You cannot have a granny flat interest in property that you legally own.

Granny Flat Agreements can help keep seniors remain in their home for longer

Granny flat arrangements are becoming more popular because they allow people to remain in their home for longer and sustain a level of independence. By staying in their home, seniors, or people with a disability, can remain in close contact with their family and avoid or delay the need to move into an aged care or assisted living facility.

Granny flat arrangements can also save people a substantial amount of money as there are usually significant costs involved in relocating to an aged care facility and obtaining external care arrangements.

With CGT exemptions now available for granny flat arrangements where a formal, written agreement is in place, this will encourage more people to document these types of arrangements properly and reduce the risk of abuse or exploitation happening to those most vulnerable.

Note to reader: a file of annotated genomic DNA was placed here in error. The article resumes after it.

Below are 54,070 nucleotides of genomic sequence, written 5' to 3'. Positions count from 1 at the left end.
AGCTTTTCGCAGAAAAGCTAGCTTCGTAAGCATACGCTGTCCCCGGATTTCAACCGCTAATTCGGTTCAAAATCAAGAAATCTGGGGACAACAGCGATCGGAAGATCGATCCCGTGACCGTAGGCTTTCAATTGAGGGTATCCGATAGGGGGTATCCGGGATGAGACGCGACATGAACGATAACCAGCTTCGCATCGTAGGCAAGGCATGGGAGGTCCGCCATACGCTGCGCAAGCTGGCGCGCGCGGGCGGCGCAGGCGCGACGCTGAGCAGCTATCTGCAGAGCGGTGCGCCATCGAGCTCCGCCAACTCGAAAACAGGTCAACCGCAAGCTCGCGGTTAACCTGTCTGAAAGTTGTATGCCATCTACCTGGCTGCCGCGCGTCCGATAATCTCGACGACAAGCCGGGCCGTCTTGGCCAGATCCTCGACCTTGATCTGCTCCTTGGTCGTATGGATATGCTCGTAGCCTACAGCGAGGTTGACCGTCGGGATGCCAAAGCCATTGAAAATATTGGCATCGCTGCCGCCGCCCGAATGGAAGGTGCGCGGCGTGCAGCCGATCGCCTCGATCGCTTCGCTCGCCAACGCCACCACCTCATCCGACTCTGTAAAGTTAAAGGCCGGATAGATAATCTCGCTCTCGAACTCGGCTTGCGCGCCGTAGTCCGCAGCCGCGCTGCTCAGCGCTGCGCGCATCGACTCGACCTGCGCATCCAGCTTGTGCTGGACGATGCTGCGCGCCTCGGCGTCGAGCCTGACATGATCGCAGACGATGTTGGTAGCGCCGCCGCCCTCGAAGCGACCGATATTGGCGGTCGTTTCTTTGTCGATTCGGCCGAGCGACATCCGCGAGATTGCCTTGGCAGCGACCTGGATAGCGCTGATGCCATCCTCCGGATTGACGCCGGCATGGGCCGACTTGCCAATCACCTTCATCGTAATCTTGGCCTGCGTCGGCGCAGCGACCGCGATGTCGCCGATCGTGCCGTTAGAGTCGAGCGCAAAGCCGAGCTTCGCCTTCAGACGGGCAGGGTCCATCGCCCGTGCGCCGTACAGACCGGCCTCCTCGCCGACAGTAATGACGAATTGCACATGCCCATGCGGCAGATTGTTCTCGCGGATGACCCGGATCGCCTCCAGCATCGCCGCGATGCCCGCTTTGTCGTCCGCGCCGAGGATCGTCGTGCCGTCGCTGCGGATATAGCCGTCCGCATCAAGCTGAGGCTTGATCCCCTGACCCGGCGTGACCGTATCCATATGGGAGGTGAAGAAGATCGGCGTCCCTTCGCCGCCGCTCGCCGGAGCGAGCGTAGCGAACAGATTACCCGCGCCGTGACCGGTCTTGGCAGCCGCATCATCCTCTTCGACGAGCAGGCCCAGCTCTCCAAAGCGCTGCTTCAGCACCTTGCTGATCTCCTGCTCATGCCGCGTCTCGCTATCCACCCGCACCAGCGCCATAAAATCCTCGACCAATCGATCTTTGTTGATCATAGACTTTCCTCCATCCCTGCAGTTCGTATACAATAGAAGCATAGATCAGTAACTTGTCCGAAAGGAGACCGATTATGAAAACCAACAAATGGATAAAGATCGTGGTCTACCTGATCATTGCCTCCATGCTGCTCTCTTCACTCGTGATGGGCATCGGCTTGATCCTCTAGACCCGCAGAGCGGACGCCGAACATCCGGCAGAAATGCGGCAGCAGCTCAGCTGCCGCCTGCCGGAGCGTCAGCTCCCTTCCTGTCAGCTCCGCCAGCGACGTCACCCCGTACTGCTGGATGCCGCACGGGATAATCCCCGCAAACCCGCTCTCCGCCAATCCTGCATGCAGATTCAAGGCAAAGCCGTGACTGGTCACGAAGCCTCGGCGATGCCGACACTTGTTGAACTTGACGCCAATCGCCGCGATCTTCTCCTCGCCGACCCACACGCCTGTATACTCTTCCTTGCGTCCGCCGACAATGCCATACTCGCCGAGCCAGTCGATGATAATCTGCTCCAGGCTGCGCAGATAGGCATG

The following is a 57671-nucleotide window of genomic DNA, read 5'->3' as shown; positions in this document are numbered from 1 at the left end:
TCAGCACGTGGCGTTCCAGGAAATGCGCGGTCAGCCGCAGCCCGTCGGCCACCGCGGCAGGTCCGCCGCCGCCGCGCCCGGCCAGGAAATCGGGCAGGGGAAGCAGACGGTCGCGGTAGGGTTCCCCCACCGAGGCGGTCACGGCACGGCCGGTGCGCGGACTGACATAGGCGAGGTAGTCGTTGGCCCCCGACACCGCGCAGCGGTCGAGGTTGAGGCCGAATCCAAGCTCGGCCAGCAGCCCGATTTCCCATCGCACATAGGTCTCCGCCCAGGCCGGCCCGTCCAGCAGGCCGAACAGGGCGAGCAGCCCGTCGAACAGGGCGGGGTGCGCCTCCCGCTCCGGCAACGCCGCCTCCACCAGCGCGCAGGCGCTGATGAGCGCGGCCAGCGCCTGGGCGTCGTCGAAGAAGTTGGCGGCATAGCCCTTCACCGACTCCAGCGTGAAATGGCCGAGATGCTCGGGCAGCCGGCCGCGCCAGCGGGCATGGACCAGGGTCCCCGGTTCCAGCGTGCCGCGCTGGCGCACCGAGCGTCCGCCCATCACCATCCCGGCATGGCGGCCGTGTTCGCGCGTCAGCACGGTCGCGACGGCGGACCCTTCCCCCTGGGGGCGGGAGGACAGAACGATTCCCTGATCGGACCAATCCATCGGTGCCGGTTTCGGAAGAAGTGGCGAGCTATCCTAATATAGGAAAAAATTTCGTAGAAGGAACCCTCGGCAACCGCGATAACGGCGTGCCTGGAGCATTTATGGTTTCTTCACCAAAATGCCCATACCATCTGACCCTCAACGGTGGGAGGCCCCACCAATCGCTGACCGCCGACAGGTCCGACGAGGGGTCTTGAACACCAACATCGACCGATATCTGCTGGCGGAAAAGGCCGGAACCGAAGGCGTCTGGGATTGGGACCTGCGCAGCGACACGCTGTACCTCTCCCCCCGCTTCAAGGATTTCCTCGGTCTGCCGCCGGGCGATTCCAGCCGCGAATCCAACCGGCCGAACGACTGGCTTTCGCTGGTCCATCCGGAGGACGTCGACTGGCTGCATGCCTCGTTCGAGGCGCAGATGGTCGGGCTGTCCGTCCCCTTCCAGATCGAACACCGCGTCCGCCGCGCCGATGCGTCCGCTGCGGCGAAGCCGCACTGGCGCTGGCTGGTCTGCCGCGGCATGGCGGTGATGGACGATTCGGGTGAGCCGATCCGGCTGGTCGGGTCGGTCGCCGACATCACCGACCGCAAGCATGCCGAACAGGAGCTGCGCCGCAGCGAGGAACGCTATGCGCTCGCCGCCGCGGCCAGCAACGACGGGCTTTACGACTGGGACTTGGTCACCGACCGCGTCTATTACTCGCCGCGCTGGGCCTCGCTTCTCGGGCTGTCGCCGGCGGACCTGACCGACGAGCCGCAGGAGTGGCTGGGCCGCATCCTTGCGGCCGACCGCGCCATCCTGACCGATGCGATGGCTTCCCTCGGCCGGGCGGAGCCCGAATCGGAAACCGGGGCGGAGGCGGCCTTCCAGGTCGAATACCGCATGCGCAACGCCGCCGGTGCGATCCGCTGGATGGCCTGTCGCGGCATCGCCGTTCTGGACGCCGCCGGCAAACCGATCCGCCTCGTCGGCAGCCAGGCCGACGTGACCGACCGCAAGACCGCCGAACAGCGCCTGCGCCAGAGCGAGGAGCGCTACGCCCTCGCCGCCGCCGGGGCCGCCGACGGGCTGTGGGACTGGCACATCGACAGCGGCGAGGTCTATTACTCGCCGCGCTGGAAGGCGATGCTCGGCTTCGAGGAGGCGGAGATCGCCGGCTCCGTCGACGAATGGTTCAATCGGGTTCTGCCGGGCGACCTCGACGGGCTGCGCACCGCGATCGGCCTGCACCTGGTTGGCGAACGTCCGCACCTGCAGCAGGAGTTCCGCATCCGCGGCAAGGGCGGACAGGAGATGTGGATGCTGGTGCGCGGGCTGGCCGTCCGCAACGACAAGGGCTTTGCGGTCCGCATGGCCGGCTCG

How a Granny Flat Agreement can affect your Centrelink benefits or pension

This issue often comes up in most granny flat arrangements. The first thing to consider before entering into a Granny Flat Agreement is to discuss your unique circumstances with an experienced financial advisor who has a thorough understanding of the Centrelink rules.

It is also important to speak with Centrelink about what you are proposing to do.

There are deeming or gifting rules that apply with people that are on Centrelink benefits as to how much can be gifted. The granny flat rules provide an opportunity to get around the gifting rules, however you must make sure that you comply with Centrelink’s requirements. If you do not comply, there is a significant risk that you may lose your pension or Centrelink benefits.

When discussing your intentions with Centrelink, they will look at the value of the asset/property you are transferring to see if you paid a ‘reasonable amount’. If Centrelink consider you have transferred more than the value of the granny flat right, they will determine you have deprived yourself of an asset. This could affect the amount of pension you are paid. You need to advise Centrelink what you transferred to the homeowner in exchange for the granny flat interest.

Centrelink needs to know this so they can:

  • See if you paid too much; and
  • Assess whether you are a homeowner or a non-homeowner, thus determining which assets test threshold applies, and whether you have any entitlements to Rent Assistance.

What a Granny Flat Agreement should include